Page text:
|HSLDA News||May 8, 2001|
Senate, House Resume Education Debates
The full Senate has resumed debate on S. 1—the reauthorization of the Elementary and Secondary Education Act (ESEA), which includes many of President Bush's education initiatives. Senate staff negotiators have indicated to HSLDA that they will be attempting to add our amendments to the Senate version of the bill.
HSLDA is working to include a number of provisions in S. 1 including:
1. Strengthening the Home School Protection
Section 12 of the bill currently contains home school protection language that applies only to the ESEA itself. HSLDA is trying to add the words "or any other act administered by the Department" to broaden this protection.
2. Protecting Home Schools from State Assessments
HSLDA is trying to add the following amendment to the bill:
"Nothing in this Act shall be construed to affect private or home schools, whether or not a home school is treated as a home school or private school under state law, nor shall any home school or private school student be required to participate in any state assessment if the state or local education agency receives funds under this Act."
3. States should be allowed to use an alternative to NAEP as their secondary public school assessment and Congress should prohibit the development of a national test.
The Senate version only allows the use of NAEP (the National Assessment of Educational Progress) as the secondary snapshot test. HSLDA is concerned that this test is the most likely to become a national test and therefore we have asked that the Senate allow states to choose a different test.
HSLDA has also asked that the Senate include language already in the House version to prohibit the "development, pilot testing, field testing, implementation, administration or distribution in any way for any federally sponsored national test in reading, mathematics, or any other subject."
Finally, we have also asked the Senate to include prohibitions against a national curriculum, mandatory teacher testing or certification, and development of a national database of personally identifiable information.
If we are unsuccessful in adding the amendments, home schoolers nationwide should be on the alert. We may have to wage a major battle on the Senate floor.
Meanwhile in the House, the Education and the Workforce Committee continues to markup H.R. 1, their version of the ESEA reauthorization.
Just last Thursday, the Committee unanimously passed an amendment, drafted by HSLDA, that changed two sections of the bill by adding important protections for home schoolers. [More...]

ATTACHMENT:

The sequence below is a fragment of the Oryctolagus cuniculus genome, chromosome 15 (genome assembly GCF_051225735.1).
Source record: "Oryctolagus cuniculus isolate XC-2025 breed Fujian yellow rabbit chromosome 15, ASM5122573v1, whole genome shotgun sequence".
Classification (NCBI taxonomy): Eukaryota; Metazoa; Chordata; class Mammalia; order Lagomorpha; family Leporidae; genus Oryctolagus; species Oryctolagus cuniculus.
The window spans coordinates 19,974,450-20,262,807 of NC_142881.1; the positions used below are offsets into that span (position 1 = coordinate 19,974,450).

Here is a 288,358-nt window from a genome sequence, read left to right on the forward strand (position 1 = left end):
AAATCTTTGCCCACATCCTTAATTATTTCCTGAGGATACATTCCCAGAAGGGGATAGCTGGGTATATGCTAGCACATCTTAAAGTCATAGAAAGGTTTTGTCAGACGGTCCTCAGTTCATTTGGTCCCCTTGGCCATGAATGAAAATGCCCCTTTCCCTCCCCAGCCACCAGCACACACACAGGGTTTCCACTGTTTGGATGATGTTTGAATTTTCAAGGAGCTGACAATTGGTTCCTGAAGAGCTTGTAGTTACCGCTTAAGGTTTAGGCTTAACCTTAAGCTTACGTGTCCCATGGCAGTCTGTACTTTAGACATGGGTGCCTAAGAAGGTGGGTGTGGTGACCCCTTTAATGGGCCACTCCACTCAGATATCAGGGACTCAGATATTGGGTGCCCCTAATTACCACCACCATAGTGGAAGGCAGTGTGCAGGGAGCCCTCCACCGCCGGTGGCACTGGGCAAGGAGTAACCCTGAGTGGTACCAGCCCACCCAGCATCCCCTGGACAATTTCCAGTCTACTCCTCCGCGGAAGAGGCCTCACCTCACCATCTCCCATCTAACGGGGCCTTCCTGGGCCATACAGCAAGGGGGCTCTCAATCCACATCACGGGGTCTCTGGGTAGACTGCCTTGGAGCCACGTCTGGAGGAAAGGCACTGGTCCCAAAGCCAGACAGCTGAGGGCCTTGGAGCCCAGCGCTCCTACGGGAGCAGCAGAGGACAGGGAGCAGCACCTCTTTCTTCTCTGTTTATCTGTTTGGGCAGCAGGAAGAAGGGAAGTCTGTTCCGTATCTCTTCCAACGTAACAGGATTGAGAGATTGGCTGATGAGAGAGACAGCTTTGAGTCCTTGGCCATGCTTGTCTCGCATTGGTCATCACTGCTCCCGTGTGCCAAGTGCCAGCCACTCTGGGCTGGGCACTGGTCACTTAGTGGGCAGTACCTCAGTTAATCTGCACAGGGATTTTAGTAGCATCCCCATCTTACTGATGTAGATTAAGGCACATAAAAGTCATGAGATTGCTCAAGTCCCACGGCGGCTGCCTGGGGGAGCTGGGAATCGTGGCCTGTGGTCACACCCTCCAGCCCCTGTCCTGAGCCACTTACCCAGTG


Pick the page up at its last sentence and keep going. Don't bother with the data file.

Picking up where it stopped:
Also last week, a number of conservative and family organizations signed their name to a list distributed by the conservative Republican Study Committee. These groups oppose the H.R. 1 since "all private school choice was voted out of the Chairman's Mark" and a flexibility section called Straight A's was dropped.
These groups include:
- Focus on the Family
- Dr. James Dobson
- Family Research Council (FRC)
- Concerned Women For America (CWA)
- Eagle Forum
- America Family Association (AFA)
- Independent Women's Forum
- Citizens for a Sound Economy (CSE)
- Coalition on Urban Renewal and Education
- Traditional Values Coalition (TVC)
- Free Congress Foundation
- Education Policy Institute
- American Association of Christian Schools (AACS)
- People Advancing Christian Education (PACE)
- Association of Christian Schools International
- Lexington Institute
- Coalitions for America
- 60 Plus
- Janet Parshall with Janet Parshall's America
- Family First of Nebraska
- Family Foundation of Kentucky
- New Jersey Family Policy Council
- Louisiana Family Forum
- Pennsylvania Family Institute
- Rocky Mountain Family Council (CO)
- Free Market Foundation (TX)
- Christian Civic League of Maine
- South Dakota Family Policy Council
- Association of Maryland Families
- Cornerstone Policy Research
In addition, the Heritage Foundation expressed profound reservations regarding the loss of Straight A's and other meaningful reforms in a memo dated May 3, 2001.
While HSLDA is pleased that home school protections were added to H.R. 1, we agree with these organizations that many of the provisions in President Bush's "No Child Left Behind" education plan have been cut.
"We just do not have enough Republican or Democrat votes to get the president's plan out of committee," a House staff member told HSLDA.
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